Most recently, Weisenberg helped lead a successful bipartisan effort to include a 2 percent salary increase for care-givers at nonprofit agencies in the 2014-15 state budget, saying that those workers — who serve the developmentally disabled, the mentally ill and others — are among the lowest-paid in the state.
“Because of what I accomplished this year, 130,000 direct care-givers are getting a raise,” he said. “We had an enormous amount of neglect and abuse because these people were working 16 hours days … and if we didn’t have good, qualified and experienced people — and the caretakers, they bond with these kids — it would have been another disappointment.”
Last year, Weisenberg fought to restore approximately $90 million in cuts to state funding for the developmentally disabled. In 2012 he had filed a federal lawsuit against AHRC Nassau — a private organization that provides services for more than 2,200 people with special needs — alleging that one of its former employees physically and verbally abused Ricky Weisenberg during his stay at a residential facility in Plainview. The lawsuit was settled last October.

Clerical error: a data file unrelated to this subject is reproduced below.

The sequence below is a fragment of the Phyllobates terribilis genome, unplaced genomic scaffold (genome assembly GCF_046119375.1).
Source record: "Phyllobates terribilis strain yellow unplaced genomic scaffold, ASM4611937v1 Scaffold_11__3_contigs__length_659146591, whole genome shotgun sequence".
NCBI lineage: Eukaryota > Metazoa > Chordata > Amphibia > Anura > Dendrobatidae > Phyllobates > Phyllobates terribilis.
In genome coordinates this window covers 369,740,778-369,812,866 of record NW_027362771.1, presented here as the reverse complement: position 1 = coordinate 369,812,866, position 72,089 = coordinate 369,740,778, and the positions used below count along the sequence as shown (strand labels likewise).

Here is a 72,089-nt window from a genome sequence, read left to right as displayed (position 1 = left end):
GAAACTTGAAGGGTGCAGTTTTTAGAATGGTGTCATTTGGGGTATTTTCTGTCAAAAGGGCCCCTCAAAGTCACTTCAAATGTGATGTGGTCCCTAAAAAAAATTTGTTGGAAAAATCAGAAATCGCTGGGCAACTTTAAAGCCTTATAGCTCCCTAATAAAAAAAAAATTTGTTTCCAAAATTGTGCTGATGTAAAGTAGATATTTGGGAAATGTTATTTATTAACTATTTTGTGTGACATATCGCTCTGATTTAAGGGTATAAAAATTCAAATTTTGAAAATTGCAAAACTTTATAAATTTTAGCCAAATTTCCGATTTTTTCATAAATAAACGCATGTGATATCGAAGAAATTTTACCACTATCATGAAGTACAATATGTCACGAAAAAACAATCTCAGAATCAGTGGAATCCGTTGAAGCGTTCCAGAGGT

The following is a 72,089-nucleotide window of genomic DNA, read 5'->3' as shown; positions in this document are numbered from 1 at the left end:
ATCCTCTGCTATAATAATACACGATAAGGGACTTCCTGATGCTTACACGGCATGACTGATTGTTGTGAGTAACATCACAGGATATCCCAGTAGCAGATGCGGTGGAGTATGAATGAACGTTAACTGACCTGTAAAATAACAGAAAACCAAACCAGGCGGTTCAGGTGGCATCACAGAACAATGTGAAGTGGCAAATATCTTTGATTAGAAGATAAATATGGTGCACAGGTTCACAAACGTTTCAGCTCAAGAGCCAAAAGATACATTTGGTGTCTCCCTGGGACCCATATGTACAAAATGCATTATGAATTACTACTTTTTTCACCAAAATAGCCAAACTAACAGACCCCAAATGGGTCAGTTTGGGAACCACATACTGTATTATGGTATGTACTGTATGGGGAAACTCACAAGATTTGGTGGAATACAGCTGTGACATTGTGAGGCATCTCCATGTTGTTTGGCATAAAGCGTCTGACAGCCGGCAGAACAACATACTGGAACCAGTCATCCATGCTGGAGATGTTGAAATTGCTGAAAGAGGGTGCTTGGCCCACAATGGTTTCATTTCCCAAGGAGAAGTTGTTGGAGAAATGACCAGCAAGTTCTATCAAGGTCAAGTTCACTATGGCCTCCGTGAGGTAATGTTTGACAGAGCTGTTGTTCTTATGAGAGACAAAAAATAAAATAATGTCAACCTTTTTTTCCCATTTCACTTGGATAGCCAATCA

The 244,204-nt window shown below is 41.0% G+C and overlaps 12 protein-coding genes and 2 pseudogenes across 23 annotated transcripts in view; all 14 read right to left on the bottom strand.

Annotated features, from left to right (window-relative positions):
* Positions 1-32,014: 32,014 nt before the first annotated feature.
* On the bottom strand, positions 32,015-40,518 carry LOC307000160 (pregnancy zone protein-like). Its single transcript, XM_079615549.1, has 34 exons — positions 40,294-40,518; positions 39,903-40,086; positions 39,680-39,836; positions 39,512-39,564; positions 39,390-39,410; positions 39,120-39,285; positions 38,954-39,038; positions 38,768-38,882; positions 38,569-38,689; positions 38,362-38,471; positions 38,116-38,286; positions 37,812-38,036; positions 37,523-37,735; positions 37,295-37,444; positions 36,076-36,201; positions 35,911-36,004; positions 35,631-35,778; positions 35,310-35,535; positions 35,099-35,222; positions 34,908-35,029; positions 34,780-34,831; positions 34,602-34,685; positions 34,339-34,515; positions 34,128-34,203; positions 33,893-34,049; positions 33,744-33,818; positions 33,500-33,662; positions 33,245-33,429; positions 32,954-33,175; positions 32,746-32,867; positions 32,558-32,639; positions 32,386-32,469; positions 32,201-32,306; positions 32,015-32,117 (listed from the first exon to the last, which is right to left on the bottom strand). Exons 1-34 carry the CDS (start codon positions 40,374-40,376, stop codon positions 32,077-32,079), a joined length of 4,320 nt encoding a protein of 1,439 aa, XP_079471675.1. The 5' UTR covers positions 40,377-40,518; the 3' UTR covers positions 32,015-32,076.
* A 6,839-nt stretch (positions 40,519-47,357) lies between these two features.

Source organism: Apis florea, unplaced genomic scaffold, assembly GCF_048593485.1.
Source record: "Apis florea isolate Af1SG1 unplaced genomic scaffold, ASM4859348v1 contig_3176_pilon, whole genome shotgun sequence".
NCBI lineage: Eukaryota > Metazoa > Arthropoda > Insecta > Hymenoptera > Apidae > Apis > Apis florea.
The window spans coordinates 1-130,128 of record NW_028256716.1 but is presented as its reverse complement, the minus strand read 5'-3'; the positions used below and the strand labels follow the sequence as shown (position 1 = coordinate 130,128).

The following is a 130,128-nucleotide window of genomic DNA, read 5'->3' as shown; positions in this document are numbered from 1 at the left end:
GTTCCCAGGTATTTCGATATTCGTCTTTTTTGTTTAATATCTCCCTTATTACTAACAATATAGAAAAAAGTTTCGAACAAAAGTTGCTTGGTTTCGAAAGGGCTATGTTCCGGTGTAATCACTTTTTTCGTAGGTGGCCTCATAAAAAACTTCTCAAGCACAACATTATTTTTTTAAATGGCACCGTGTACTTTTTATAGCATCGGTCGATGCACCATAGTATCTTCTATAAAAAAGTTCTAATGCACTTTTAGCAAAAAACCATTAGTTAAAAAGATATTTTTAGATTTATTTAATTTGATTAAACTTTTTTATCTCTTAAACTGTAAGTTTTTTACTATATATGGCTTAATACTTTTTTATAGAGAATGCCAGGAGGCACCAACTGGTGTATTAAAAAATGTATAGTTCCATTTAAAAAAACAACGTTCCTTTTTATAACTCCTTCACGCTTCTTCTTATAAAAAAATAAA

When Sandy hit, Weisenberg and his wife handed out food and supplies at local relief and distribution centers, and he said he played a large role in bringing much-needed resources to the district. He also said that his office continues to help constituents with NY Rising and other relief programs.
“We’re still doing that — people from my office are working as best as they can to get relief for those who need it the most,” said Weisenberg, adding that he has also been promoting the establishment of a medical facility at the shuttered Long Beach Medical Center by South Nassau Communities Hospital.
He led an effort in the Assembly to pass a measure that allowed the city to issue up to $12 million in municipal bonds to help close its budget gap and pay for Sandy repairs, an initiative that passed the Senate and was signed by the governor.